National Portrait Gallery
London is a fantastic city to live in. It is impossible to be bored when you are surrounded by a place that is constantly changing and with things to make you stop and stare around every corner. Whether it’s a man in a morph suit painting the cosmos on the pavement or two pigeons fighting over an entire croissant, you can guarantee you’ll be intrigued.
If that wasn’t enough, we are even treated to free admission to some incredible galleries. I confess that I have rarely made time to go and visit exhibitions (most of it is spent watching if that croissant really is too big for that pigeon) until recently, when I ventured out to spend a couple of Saturdays in the National Portrait Gallery.
Tucked behind the National Gallery and across the street from a Prêt a Manger, sits a mystical building. Its rooms and corridors are filled with eccentric characters in paint, marble, blood and flesh. It did not take me long to feel that exhilarating rush of inspiration. I hurried down to the gallery shop and, after buying the most economically decorated sketchbook and pen I could find, found myself a quiet corner to settle down and draw.
You can learn a lot about a place by sitting somewhere and watching for an extended period of time. It surprised me how many people used the rooms not only to view the amazing portraits, but also as a meeting place to catch up and gossip. “Oh c’mon he knows I need to have those on-camera classes” was probably in the top three of overheard conversations.
But, I didn’t just spend my day being a nosey little brat. When I was not sitting I was strolling, in search of my next muse. Each room is a new experience, each wall lined with new faces to marvel at. A range of styles and visual approaches surround you. A dramatic and pompous painting of previous royals hangs just around the corner from Prince Charles sitting comfortably in a deckchair. I cannot remember being in a place with such a fabulous catalogue of facial hair on display.
The whole atmosphere of the Gallery is absorbing. The musky smell of oil ageing on canvas, the echoing sound of shoes clicking across wooden floors and the simple pleasure of drawing interesting things I could see. Not having to worry if a sketch was dynamic enough or if it would be finished by six o’clock. All that was important was getting the cross-hatching of this fella’s wig right or capturing the distinctive nose of someone who just strolled in the room. It was simple, it was relaxing and it was two brilliant days out.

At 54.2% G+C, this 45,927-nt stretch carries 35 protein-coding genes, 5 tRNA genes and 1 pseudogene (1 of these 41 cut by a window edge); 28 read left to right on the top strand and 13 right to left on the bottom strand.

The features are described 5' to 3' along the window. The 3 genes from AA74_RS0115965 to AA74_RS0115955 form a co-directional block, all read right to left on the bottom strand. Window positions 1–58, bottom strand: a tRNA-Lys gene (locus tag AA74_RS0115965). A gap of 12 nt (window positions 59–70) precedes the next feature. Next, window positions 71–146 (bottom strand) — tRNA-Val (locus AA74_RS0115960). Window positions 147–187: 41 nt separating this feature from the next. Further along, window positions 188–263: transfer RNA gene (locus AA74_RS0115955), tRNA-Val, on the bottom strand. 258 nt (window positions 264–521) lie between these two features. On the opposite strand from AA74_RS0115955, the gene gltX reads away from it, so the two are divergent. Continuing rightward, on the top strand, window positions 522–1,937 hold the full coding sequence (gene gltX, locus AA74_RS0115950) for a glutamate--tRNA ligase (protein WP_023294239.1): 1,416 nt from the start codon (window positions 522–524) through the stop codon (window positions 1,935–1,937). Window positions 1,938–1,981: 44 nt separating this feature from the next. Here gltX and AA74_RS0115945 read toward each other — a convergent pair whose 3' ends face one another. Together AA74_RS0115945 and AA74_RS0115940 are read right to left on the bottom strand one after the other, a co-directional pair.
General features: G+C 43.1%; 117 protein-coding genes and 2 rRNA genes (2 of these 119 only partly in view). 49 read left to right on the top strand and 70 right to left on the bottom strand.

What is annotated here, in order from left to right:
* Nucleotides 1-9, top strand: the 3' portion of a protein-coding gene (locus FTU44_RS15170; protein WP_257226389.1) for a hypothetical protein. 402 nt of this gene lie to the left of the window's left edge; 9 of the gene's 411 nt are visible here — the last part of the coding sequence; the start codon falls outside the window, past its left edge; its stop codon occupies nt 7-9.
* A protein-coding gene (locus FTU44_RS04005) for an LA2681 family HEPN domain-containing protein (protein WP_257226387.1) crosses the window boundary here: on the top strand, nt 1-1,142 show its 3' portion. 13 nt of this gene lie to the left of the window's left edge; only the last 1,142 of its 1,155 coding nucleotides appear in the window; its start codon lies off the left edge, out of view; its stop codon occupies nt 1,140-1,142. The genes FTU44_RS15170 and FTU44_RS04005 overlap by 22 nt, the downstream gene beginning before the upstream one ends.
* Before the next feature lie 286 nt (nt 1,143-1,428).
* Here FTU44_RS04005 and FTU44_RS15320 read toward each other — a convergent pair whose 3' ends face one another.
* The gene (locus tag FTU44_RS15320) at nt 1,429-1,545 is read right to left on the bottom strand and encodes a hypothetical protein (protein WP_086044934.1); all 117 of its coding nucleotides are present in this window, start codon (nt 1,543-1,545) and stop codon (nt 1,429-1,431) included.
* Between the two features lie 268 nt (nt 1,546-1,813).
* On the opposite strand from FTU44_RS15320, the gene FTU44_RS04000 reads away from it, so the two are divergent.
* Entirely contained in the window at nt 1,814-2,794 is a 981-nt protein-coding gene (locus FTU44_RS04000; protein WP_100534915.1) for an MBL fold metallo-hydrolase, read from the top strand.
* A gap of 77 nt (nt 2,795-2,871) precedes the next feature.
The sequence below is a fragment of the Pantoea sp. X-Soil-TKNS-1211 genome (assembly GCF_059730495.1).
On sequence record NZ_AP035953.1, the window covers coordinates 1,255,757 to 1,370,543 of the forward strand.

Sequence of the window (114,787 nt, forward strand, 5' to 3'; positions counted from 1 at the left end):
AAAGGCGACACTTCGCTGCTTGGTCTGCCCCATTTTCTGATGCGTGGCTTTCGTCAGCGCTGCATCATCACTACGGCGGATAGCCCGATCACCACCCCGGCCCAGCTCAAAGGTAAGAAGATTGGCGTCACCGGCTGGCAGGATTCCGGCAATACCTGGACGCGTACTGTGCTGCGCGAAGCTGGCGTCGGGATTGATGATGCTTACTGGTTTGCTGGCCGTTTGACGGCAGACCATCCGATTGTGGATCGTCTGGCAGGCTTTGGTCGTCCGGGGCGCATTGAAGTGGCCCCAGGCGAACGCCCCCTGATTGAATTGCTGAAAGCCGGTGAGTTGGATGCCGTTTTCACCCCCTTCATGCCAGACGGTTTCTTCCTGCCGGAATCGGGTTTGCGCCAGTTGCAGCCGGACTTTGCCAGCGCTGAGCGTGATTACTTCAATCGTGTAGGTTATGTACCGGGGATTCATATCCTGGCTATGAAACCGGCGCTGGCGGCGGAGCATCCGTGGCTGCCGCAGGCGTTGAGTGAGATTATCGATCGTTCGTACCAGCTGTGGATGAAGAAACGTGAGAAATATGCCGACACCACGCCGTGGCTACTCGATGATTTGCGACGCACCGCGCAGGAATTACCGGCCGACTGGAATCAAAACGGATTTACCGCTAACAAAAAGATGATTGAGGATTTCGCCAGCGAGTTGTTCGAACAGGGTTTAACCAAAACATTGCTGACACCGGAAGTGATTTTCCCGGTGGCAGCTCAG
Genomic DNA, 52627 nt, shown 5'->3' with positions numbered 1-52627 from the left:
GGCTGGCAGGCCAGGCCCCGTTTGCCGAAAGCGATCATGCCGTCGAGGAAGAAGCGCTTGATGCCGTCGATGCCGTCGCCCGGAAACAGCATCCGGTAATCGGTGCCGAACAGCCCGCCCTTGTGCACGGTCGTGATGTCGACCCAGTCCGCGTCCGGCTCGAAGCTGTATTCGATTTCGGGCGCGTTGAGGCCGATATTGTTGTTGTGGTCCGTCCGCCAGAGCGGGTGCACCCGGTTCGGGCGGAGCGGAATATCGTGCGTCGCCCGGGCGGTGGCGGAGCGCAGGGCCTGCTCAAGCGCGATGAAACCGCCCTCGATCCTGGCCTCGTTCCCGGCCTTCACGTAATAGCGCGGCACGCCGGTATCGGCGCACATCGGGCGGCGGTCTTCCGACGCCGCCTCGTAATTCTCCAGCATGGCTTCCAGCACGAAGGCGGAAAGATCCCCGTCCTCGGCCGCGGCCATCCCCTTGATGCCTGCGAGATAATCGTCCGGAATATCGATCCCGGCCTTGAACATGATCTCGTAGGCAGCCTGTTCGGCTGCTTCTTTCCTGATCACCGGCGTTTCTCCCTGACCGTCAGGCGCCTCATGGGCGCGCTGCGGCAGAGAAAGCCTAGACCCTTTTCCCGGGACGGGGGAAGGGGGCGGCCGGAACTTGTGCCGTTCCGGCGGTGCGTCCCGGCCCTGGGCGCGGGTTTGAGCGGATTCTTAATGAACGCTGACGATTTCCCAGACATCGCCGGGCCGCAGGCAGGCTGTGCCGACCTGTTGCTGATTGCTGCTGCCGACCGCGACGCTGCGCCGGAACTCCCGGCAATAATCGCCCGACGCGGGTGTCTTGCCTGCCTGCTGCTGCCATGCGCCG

Below I have made a list of a few pieces that inspired me and I’ve also included a selection of the drawings from my time in the National Portrait Gallery. Hopefully you will enjoy looking at them as much as I thoroughly enjoyed making them.
So what are you waiting for? Get off the Internet and go see something amazing!‘Self’ by Marc Quinn, a sculpture made from the frozen blood of the artist.
‘The Reformed House of Commons’ by Sir George Haytler, took 10 years to paint - You will understand why when you see it.
‘William Maxwell Aitken’ by Walter Richard Sickert. A confident and expertly coloured figure.
‘Some General Officers of The Great War’ by John Singer Sargent. A Great line up of some Great faces from the Great War.
‘Lady Ottoline Morrell’ by Augustus John. A brilliant character with a face you’ll never forget.
Yule Log 2016
Art&Graft are proud to have been selected to take part in this years Yule Log short film collection!
Team GB : Making Of
A short edit showcasing the creative process behind our recent I Am Team GB Olympic & Paralympic campaigns.
I AM TEAM GB Paralympics
As an extension of the I Am Team GB campaign, we’ve updated our Road to Rio film to celebrate the upcoming Paralympics.